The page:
“While your job as a writer is to hone the instrument of your life to transmit the best possible writing, your job as a person is to honor and cultivate the balance and delight of your existence here on Earth. When writing is in service to our life, we are likely to be balanced and content. When our life is in service to our writing, it can feel like driving without breaks.” ~ Sage Cohen, The Productive Writer

This morning, after writing morning pages, I opened my new copy of The Productive Writer (thank you to Christi Craig for the recommendation and to my dear husband and son for the book store gift card with which I bought it!), and an amazing thing happened. I like to flip through non-fiction books randomly at first, before I read them start to finish, and the first page the book opened to was page 76 and a section titled “The Genius Is Not the Muse.”

[Imagine Twilight Zone music]

You see, yesterday, in one of my humanities classes, I showed Elizabeth Gilbert’s popular TED Talk on nurturing creativity (watch or re-watch the video at the end of this post). The college where I teach is in its tenth and final week of the quarter, and I wanted to give the students a perspective with which they might approach their final projects and exams. In her talk, Gilbert not only provides a terrific overview of creativity in the arts from the perspective of inspiration, she also offers us the possibility of adopting the psychological construct of thinking of one’s genius as outside of us, “kind of like Dobby, the house elf, who would come out and sort of visibly assist the artist with their work and would shape the outcome of that work.”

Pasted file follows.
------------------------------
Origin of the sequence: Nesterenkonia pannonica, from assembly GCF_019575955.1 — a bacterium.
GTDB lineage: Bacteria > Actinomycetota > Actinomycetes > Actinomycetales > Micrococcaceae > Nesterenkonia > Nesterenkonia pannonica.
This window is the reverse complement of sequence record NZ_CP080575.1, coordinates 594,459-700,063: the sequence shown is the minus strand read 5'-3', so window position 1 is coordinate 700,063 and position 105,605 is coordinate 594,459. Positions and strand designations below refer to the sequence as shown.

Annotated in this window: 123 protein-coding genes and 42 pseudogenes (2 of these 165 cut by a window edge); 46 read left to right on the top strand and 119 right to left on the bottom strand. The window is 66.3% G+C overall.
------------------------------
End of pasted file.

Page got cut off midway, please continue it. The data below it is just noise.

The section that The Productive Writer fell open to in my hands this morning was a discussion of Gilbert’s talk specifically, something I didn’t know was in the book at all.

But wait. As in all good infomercials, there’s more.

Last night in the class I am taking, we learned of the idea of jinn, which in Islamic and Arabic cultures and folklore are free-willed spirits that can influence human beings. We mainly discussed the psychological benefits of being able to blame something outside of ourselves for unwanted, internal states or feelings.

Yesterday was “one of those days” for me (we all have them, so insert your own details here). Before I went to bed, I thought about how much better it felt simply to blame the day on some impetuous or mean jinn rather than get down on myself for not feeling better.

Then I thought of how, to use Elizabeth Gilbert’s phrasing, I nonetheless did my part. I showed up. I did my dance anyway. I finished my morning work and taught my classes and attended my evening class.

And now, this morning, looking at The Productive Writer open on the chair beside me, I realize that my own genius is on the ball this morning.

Whether you prefer the idea of a genius with time management issues or a jinn that can sometimes wreak havoc with our minds, the important point is that we need only to do our part, to show up. Or, in Sage Cohen’s words, to “honor and cultivate the balance and delight of your existence here on Earth.”

Olé to you!